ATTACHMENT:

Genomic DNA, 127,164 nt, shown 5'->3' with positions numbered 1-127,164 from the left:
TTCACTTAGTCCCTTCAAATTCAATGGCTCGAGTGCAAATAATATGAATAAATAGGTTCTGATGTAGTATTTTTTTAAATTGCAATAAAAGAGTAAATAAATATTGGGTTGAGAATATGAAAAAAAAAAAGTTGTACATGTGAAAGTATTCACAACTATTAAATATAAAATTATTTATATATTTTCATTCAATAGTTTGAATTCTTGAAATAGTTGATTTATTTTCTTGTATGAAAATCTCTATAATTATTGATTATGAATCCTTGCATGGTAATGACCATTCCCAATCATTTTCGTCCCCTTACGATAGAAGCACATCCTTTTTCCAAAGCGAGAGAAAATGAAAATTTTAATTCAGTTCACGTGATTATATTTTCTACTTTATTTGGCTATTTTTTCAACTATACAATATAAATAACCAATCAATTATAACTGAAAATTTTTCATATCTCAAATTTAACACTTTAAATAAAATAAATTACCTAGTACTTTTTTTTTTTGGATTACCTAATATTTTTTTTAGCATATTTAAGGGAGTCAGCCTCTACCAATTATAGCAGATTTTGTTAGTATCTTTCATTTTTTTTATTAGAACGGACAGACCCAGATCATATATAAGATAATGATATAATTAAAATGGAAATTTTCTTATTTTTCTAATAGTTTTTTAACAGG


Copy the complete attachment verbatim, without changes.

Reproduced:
Genomic DNA, 127,164 nt, shown 5'->3' with positions numbered 1-127,164 from the left:
TTCACTTAGTCCCTTCAAATTCAATGGCTCGAGTGCAAATAATATGAATAAATAGGTTCTGATGTAGTATTTTTTTAAATTGCAATAAAAGAGTAAATAAATATTGGGTTGAGAATATGAAAAAAAAAAAGTTGTACATGTGAAAGTATTCACAACTATTAAATATAAAATTATTTATATATTTTCATTCAATAGTTTGAATTCTTGAAATAGTTGATTTATTTTCTTGTATGAAAATCTCTATAATTATTGATTATGAATCCTTGCATGGTAATGACCATTCCCAATCATTTTCGTCCCCTTACGATAGAAGCACATCCTTTTTCCAAAGCGAGAGAAAATGAAAATTTTAATTCAGTTCACGTGATTATATTTTCTACTTTATTTGGCTATTTTTTCAACTATACAATATAAATAACCAATCAATTATAACTGAAAATTTTTCATATCTCAAATTTAACACTTTAAATAAAATAAATTACCTAGTACTTTTTTTTTTTGGATTACCTAATATTTTTTTTAGCATATTTAAGGGAGTCAGCCTCTACCAATTATAGCAGATTTTGTTAGTATCTTTCATTTTTTTTATTAGAACGGACAGACCCAGATCATATATAAGATAATGATATAATTAAAATGGAAATTTTCTTATTTTTCTAATAGTTTTTTAACAGG